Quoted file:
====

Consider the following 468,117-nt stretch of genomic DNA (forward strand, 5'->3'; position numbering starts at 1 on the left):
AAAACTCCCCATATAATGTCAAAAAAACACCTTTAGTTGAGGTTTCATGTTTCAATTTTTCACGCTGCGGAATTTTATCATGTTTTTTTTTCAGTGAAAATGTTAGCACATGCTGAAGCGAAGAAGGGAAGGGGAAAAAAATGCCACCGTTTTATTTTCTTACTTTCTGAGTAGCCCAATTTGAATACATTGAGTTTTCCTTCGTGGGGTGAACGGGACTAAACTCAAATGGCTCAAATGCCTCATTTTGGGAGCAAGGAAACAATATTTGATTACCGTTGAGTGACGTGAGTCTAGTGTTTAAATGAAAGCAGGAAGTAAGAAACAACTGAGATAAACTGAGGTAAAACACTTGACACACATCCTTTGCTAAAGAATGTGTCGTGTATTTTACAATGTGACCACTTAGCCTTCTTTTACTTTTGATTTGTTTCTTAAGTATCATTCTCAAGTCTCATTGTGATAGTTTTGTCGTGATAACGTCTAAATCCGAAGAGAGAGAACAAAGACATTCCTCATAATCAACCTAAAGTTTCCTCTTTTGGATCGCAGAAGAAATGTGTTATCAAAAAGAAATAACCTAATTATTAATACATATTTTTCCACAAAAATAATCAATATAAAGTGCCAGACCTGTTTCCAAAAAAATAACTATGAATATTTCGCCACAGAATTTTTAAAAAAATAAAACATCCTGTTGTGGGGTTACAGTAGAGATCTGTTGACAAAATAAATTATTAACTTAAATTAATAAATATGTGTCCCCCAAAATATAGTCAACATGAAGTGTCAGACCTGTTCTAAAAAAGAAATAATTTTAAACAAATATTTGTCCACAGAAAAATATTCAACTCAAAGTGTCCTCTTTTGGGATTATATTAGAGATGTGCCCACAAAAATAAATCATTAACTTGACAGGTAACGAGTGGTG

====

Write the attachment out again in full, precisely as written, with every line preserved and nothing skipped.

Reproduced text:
Consider the following 468,117-nt stretch of genomic DNA (forward strand, 5'->3'; position numbering starts at 1 on the left):
AAAACTCCCCATATAATGTCAAAAAAACACCTTTAGTTGAGGTTTCATGTTTCAATTTTTCACGCTGCGGAATTTTATCATGTTTTTTTTTCAGTGAAAATGTTAGCACATGCTGAAGCGAAGAAGGGAAGGGGAAAAAAATGCCACCGTTTTATTTTCTTACTTTCTGAGTAGCCCAATTTGAATACATTGAGTTTTCCTTCGTGGGGTGAACGGGACTAAACTCAAATGGCTCAAATGCCTCATTTTGGGAGCAAGGAAACAATATTTGATTACCGTTGAGTGACGTGAGTCTAGTGTTTAAATGAAAGCAGGAAGTAAGAAACAACTGAGATAAACTGAGGTAAAACACTTGACACACATCCTTTGCTAAAGAATGTGTCGTGTATTTTACAATGTGACCACTTAGCCTTCTTTTACTTTTGATTTGTTTCTTAAGTATCATTCTCAAGTCTCATTGTGATAGTTTTGTCGTGATAACGTCTAAATCCGAAGAGAGAGAACAAAGACATTCCTCATAATCAACCTAAAGTTTCCTCTTTTGGATCGCAGAAGAAATGTGTTATCAAAAAGAAATAACCTAATTATTAATACATATTTTTCCACAAAAATAATCAATATAAAGTGCCAGACCTGTTTCCAAAAAAATAACTATGAATATTTCGCCACAGAATTTTTAAAAAAATAAAACATCCTGTTGTGGGGTTACAGTAGAGATCTGTTGACAAAATAAATTATTAACTTAAATTAATAAATATGTGTCCCCCAAAATATAGTCAACATGAAGTGTCAGACCTGTTCTAAAAAAGAAATAATTTTAAACAAATATTTGTCCACAGAAAAATATTCAACTCAAAGTGTCCTCTTTTGGGATTATATTAGAGATGTGCCCACAAAAATAAATCATTAACTTGACAGGTAACGAGTGGTG